On the death of a friend. *note: this post is a repeat, originally shared 25 april 2014.
Not at all what I had thought I’d write about. I had thought more along the lines of getting acquainted with me, your blogger. By way of introduction, quasi-bio, to develop and establish our blogosphere friendship.
The death of a cherished friend this week decided for me. It’s not easy to quantify any friendship, sometimes there’s just a connection, and this friend was that to me. And, I pray, I to him. We shared some deep commonalities, writing among them.
Death, whether sudden or anticipated, is never an easy companion. Aged grandparents who go in their sleep or after long-term health issues is a painful loss, and no matter how we “prepare” we are never ready. Sudden and wretched tragedies we certainly are unprepared for, and perhaps it’s more difficult to process, accept. Traffic accidents, war, suicide, physical violence, abuse, both physical and substance – how do we justify? How do we cope? I know I have a Savior Who holds me in the palm of His hand, Who gives peace when there is none. I have that peace, as I write, I am at peace.
And yet I struggle, did I convey adequately my love, my friendship? Did my friend die with at least the knowledge of my devotion? In his final moments, probably he would not think of me – how selfish am I??? In his final moments, I pray he was thinking of Jesus, ready for His embrace. There is my peace, there is my hope, for the day I will see my friend again.
I woke up yesterday, and again today, and couldn’t believe my friend was gone. I can’t call him, can’t instant message him, can’t pop into his office to playfully harass him anymore. And I can’t process. Not yet. We, all who knew him, there’s a hole in our collective hearts. We are numb. While we struggle through the days ahead, and the months to come, with our friend gone, we also have something the rest of the world doesn’t. We knew him, we counted him as a friend, brother, father. We had the privilege of knowing him. That is now an elite privilege.
What I can do is dedicate this blog to him. What I can do, as his friend, is honor his memory, to continue to live as his friend. A part of me died with my friend – and a part of my friend lives on in me. In all who were friend and family to him. In friendship’s take and give, like dye in water, we take on part of one another. Sam colored my life with kindness, an enigmatic (and very cute) smile, gentleness, with intellect, encouragement, laughter. These I keep, these I treasure, and for these I am truly blessed to be counted as his friend. And that’s forever.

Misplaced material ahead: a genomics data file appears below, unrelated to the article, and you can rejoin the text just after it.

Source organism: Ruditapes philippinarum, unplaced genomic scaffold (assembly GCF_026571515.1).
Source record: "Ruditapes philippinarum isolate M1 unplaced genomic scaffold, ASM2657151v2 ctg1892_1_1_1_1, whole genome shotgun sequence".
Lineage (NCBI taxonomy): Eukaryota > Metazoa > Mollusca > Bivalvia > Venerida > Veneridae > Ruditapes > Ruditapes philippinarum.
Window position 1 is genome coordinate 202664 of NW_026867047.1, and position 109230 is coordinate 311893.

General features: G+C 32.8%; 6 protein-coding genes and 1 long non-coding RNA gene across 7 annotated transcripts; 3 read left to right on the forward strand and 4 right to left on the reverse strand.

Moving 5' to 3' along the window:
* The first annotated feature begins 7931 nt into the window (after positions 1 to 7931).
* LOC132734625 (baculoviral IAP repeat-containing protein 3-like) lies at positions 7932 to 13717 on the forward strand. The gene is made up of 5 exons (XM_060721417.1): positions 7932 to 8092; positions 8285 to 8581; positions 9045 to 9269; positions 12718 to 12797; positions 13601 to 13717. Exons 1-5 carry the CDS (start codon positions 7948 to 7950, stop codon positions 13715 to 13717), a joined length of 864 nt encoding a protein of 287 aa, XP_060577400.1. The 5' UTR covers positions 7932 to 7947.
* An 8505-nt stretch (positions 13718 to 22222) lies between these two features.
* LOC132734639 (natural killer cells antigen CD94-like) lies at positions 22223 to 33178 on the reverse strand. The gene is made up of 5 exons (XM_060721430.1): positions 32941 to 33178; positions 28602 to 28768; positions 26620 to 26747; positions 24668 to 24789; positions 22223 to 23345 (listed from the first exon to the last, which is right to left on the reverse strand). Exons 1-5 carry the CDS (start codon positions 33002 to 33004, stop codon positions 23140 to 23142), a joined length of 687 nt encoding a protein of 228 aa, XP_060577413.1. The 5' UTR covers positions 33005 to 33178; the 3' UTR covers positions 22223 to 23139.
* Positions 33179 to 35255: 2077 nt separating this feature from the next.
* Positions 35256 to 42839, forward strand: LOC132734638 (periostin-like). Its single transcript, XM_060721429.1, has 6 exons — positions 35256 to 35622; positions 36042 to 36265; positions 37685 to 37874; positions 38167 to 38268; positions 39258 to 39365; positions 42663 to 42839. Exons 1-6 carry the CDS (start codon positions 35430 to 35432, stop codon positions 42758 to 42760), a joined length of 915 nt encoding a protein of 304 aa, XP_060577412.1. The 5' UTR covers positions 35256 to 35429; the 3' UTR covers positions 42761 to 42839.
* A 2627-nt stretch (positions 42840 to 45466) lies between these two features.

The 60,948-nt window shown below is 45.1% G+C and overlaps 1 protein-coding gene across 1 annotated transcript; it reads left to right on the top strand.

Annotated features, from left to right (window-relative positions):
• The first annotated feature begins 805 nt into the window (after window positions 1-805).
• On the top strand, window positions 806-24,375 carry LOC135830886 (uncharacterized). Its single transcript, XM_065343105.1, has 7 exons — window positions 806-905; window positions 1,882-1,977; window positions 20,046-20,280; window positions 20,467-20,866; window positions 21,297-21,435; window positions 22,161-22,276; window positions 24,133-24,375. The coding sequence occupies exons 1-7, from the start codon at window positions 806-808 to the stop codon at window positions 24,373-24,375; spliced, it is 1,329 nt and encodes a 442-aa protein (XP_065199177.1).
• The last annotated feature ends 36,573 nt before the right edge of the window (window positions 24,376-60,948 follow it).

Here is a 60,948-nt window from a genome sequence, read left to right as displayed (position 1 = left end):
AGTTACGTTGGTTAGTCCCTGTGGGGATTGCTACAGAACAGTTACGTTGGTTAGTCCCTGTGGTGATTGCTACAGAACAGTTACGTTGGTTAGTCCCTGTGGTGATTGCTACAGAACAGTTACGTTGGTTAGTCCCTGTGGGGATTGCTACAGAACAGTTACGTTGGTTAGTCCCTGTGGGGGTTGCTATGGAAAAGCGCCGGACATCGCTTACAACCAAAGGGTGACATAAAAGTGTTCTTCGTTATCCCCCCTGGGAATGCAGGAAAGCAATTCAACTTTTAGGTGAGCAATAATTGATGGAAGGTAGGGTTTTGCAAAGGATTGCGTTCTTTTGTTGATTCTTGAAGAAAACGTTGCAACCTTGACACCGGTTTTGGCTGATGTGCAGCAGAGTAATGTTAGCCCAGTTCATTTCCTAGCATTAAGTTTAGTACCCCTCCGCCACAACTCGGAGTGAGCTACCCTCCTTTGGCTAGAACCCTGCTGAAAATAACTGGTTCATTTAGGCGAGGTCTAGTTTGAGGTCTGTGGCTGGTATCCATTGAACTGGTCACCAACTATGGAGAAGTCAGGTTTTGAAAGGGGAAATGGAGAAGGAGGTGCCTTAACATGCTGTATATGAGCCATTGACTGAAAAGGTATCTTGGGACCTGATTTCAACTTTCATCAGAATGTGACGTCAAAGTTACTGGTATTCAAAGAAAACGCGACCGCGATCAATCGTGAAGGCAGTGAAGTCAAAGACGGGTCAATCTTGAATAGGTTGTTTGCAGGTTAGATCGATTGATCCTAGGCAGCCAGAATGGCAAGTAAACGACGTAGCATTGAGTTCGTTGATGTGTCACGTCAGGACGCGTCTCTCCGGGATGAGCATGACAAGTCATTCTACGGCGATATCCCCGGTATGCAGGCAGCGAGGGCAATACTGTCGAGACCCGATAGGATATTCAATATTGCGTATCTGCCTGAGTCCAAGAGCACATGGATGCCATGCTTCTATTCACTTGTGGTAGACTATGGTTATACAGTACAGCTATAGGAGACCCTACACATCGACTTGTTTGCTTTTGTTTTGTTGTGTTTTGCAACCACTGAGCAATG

Sam Howie has published fiction and nonfiction in such periodicals as Shenandoah, The Writer’s Chronicle, Fiction International, Potomac Review, and Southern Humanities Review. His work has been anthologized by the Hub city Writers Project and Main Street Rag. Sam received his MFA in 2002 from Vermont College. He [lived] … in Spartanburg, south Carolina, where he [taught] at Convers College. Rapture Practice [was] his first book.
4 May 2916 – I read Sam’s book and I very much enjoyed the stories But they are dark and gritty, delving into ugly and uncomfortable topics. “In the opening story…a man falls into a well that he comes to see as a metaphor for his own life…” David Jauss, back cover copy. Each of Sam’s stories goes beyond the surface, beyond the boundaries of comfortable questions and pretty boundaries.
One story has stuck with me more than the others since I read it a few years ago, Leper’s Lament. The character has scars that no one can see, but they plagued his perception of himself, his identity. When I discussed this with Sam, I’ll never forget his excitement that I “got” the point he was making—that we all have scars, some physical, some not, and our journey, our battle is to discover who we are apart from those scars.
Thank you, Sam, for pouring your heart out onto the page. It is one of the many things I have to remember you by.
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